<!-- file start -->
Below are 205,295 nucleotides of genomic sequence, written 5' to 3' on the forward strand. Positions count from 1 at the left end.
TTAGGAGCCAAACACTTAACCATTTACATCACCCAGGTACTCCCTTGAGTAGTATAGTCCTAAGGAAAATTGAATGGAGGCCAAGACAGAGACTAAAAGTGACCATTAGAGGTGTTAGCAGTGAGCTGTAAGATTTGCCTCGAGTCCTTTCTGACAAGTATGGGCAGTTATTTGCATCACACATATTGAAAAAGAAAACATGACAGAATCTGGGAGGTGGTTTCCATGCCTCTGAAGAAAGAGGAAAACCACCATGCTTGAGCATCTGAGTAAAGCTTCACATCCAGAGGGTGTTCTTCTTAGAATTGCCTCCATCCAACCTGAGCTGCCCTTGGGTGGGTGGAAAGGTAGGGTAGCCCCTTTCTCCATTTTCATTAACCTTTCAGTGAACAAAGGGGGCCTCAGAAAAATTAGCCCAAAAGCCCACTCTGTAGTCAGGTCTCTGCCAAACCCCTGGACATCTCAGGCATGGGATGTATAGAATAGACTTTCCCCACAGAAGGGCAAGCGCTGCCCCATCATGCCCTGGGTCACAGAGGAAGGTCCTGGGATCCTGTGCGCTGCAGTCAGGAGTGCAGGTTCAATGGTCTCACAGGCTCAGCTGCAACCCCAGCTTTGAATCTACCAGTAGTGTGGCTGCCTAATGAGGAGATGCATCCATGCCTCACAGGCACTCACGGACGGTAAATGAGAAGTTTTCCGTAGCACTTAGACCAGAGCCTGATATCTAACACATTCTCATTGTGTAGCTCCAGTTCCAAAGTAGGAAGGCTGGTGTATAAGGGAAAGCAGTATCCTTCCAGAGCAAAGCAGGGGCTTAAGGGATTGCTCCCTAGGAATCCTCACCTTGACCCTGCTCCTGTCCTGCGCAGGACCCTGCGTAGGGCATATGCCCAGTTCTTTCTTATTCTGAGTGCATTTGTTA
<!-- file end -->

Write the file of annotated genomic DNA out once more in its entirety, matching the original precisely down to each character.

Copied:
Below are 205,295 nucleotides of genomic sequence, written 5' to 3' on the forward strand. Positions count from 1 at the left end.
TTAGGAGCCAAACACTTAACCATTTACATCACCCAGGTACTCCCTTGAGTAGTATAGTCCTAAGGAAAATTGAATGGAGGCCAAGACAGAGACTAAAAGTGACCATTAGAGGTGTTAGCAGTGAGCTGTAAGATTTGCCTCGAGTCCTTTCTGACAAGTATGGGCAGTTATTTGCATCACACATATTGAAAAAGAAAACATGACAGAATCTGGGAGGTGGTTTCCATGCCTCTGAAGAAAGAGGAAAACCACCATGCTTGAGCATCTGAGTAAAGCTTCACATCCAGAGGGTGTTCTTCTTAGAATTGCCTCCATCCAACCTGAGCTGCCCTTGGGTGGGTGGAAAGGTAGGGTAGCCCCTTTCTCCATTTTCATTAACCTTTCAGTGAACAAAGGGGGCCTCAGAAAAATTAGCCCAAAAGCCCACTCTGTAGTCAGGTCTCTGCCAAACCCCTGGACATCTCAGGCATGGGATGTATAGAATAGACTTTCCCCACAGAAGGGCAAGCGCTGCCCCATCATGCCCTGGGTCACAGAGGAAGGTCCTGGGATCCTGTGCGCTGCAGTCAGGAGTGCAGGTTCAATGGTCTCACAGGCTCAGCTGCAACCCCAGCTTTGAATCTACCAGTAGTGTGGCTGCCTAATGAGGAGATGCATCCATGCCTCACAGGCACTCACGGACGGTAAATGAGAAGTTTTCCGTAGCACTTAGACCAGAGCCTGATATCTAACACATTCTCATTGTGTAGCTCCAGTTCCAAAGTAGGAAGGCTGGTGTATAAGGGAAAGCAGTATCCTTCCAGAGCAAAGCAGGGGCTTAAGGGATTGCTCCCTAGGAATCCTCACCTTGACCCTGCTCCTGTCCTGCGCAGGACCCTGCGTAGGGCATATGCCCAGTTCTTTCTTATTCTGAGTGCATTTGTTA